The members oj this group found themselves suddenly deprived of name, rank, identity, justice, and any claim to be treated as human beings. Although physical disease and the shortages of food, water, and medicine were at their highest during this period, emotional shock and reactive depression played a great part in individual inability to cope with physical symptoms and disease, and undoubtedly contributed much to the massive death rate.21

What made for survival under these conditions? Most prominent among the factors that Nardini believed promoted survival were * 'strong motivation for life with persistent exertion of will.,,

The psychosomatic effects of exertion of will—active control over outcomes—and the will to live cannot be overestimated. Of all psychosomatic variables, this one may be the most powerful. When a prisoner gives up, death may soon follow. Bruno Bettelheim describes those peculiar inmates, the “Muselmänner/' who rapidly gave up and died without apparent physical cause in the Nazi concentration camps:

Prisoners who came to believe the repeated statements of the guards—that there was no hope for them, that they would never leave the camp except as a corpse—who came to feel that their environment was one over which they could exercise no influence whatsoever, these prisoners were in a literal sense, walking corpses, In the camps they were called ccmoslems}> (Muselmänner) because of what was erroneously viewed as a fatalistic surrender to the environment, as Mohammedans are supposed to blandly accept their fate,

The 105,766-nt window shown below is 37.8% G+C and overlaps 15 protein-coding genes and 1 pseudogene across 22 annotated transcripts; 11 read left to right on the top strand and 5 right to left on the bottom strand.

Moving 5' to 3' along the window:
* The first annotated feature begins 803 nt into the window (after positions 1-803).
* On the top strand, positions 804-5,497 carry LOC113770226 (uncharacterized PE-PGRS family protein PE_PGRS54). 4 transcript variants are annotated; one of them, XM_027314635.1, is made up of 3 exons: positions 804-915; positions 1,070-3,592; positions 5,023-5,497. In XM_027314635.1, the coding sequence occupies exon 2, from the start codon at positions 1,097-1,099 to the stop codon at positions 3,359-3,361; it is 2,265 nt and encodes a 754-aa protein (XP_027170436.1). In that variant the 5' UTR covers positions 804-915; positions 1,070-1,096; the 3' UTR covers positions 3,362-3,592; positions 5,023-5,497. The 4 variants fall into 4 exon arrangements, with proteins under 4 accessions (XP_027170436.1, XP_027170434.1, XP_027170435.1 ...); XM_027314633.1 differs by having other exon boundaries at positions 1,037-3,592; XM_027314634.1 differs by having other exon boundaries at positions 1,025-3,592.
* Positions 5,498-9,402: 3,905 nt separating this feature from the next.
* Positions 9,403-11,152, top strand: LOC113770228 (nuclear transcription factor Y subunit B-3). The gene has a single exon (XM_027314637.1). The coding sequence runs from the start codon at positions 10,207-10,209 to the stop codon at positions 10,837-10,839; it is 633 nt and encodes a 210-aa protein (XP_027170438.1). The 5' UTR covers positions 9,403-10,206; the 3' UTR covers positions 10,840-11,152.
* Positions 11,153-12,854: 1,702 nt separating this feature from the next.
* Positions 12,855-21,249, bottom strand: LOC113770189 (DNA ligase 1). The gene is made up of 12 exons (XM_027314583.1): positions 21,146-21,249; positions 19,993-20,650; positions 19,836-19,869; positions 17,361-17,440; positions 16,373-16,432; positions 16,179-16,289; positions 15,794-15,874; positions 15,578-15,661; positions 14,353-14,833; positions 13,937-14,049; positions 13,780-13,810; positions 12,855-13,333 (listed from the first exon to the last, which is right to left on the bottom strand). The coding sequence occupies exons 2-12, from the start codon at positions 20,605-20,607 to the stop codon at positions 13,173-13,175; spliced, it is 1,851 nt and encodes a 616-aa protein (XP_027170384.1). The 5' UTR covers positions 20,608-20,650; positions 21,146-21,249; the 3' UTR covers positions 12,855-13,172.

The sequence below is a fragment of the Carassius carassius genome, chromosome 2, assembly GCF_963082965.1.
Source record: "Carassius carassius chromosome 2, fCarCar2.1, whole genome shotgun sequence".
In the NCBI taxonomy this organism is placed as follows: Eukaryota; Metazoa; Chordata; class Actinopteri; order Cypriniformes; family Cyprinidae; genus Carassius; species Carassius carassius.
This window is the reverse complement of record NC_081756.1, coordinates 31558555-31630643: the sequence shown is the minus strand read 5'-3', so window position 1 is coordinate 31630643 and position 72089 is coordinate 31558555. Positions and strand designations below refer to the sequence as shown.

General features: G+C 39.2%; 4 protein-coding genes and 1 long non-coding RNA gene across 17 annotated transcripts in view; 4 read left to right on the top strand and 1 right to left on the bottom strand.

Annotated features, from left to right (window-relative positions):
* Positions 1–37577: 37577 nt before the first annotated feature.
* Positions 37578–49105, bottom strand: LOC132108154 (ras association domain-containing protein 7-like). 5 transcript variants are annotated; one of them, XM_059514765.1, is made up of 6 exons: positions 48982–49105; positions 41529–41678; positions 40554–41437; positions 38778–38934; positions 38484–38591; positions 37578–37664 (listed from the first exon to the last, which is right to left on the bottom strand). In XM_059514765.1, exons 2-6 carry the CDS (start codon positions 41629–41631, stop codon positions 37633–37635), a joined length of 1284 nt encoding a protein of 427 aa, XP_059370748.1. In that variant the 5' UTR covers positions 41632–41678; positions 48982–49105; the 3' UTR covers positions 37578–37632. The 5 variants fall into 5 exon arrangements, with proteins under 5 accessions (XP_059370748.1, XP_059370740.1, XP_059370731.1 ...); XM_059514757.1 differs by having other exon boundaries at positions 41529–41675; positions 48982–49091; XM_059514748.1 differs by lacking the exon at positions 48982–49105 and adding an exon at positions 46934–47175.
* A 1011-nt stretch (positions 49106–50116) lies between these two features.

. . . they were people who were so deprived of affect, self-esteem, and every form of stimulation, so totally exhausted, both physically and emotionally, that they had given the environment total power over them,28

Shortly after the beginning of captivity, these men stopped eating, sat mute and motionless in corners, and expired.

Death from helplessness in old age

If a person or animal is in a marginal physical state, weakened by malnutrition or heart disease, a sense of control can mean the difference between living and dying. There is one aspect of the human condition that invariably entails physical weakening—growing old. The aged are most susceptible to loss of control, particularly in American society; no group, neither blacks, Indians, nor Mexican-Americans, are in as helpless a state as our aged. The mediocre life span of Americans, relative to other prosperous nations, may be a testimony not to mediocre medical care, but to the way we treat our aged psychologically. We force them to retire at 65, we place them in old age homes. We ignore our grandparents, we shunt them aside—we are a nation that deprives old persons of control over

the most meaningful events in their lives. We kill them.29